We study genome architecture, genetic diversity, and the evolutionary forces that fashion genes and chromosomes. We’re interested in how nonadaptive processes shape genomes, including their nucleotide composition, compactness, conformation, chromosome number and telomeres. Much of our research employs protists (microbial eukaryotes). Protists have among the most diverse and eccentric genomes in the biological world, yet they are generally an untapped resource for studying genome evolution. We love weird genomes and trying to understand how they got that way.
Degrees and Institutions
B.Sc. (Biology) Acadia University
Ph.D. (Genetics and Evolution) Dalhousie University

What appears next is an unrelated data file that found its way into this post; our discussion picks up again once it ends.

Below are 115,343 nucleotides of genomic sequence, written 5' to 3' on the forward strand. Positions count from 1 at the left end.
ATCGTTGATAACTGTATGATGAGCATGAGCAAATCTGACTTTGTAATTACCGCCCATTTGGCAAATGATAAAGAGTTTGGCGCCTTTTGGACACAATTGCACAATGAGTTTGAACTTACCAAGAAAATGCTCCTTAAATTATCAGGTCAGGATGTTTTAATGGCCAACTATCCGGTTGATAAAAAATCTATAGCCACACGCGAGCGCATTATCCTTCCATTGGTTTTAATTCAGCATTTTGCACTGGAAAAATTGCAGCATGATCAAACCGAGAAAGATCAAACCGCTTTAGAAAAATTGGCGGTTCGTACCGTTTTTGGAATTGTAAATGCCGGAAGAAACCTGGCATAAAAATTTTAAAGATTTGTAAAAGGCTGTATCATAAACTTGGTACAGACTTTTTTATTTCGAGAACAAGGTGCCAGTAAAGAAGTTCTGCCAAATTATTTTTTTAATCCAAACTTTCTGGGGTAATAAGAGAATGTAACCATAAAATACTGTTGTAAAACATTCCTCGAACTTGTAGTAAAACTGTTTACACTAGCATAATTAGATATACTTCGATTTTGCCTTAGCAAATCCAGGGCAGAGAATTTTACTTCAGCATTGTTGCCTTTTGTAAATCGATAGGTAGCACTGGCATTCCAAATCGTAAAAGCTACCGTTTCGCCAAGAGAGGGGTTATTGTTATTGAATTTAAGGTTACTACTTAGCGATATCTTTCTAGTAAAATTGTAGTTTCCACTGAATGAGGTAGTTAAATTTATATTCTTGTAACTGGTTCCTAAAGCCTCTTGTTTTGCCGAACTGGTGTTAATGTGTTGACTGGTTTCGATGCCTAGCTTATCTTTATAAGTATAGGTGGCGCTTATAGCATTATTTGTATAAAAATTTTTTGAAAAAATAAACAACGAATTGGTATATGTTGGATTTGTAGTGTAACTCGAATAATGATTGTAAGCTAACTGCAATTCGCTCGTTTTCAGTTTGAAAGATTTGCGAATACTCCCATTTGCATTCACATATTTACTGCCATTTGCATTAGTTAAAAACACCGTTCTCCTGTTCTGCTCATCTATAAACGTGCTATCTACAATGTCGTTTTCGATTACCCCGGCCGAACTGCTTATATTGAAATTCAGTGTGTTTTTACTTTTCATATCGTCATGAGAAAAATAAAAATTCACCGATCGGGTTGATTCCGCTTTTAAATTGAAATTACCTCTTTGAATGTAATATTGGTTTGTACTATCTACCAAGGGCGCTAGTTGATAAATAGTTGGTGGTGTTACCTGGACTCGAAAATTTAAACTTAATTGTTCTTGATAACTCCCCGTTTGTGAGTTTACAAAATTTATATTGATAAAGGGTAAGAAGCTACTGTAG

Biology 4200B - Genome Evolution
Biology 4441F - Special Topics in Evolution
Tian Y, Smith DR (2016) Recovering complete mitochondrial genome sequences from RNA-Seq: a case study of Polytomella non-photosynthetic green algae. Molecular Phylogenetics and Evolution. 98:57.
Smith DR (2016) The past, present, and future of mitochondrial genomics: have we sequenced enough mtDNAs? Briefings in Functional Genomics. 15:47.
Asmail SR, Smith DR (2016) Retention, erosion, and loss of the carotenoid biosynthetic pathway in the nonphotosynthetic green algal genus Polytomella. New Phytologist. 209:899.
Smith DR, Keeling PJ (2015) Mitochondrial and plastid genome architecture: reoccurring themes, but significant differences at the extremes. Proceedings of the National Academy of Sciences USA. 112:10177.
Del Vasto M*, Figueroa-Martinez F, Featherston J, Gonzalez MA, Reyes-Prieto A, Durrand PM, Smith DR (2015) Massive and widespread organelle genomic expansion in the green algal genus Dunaliella. Genome Biology and Evolution. 7:656.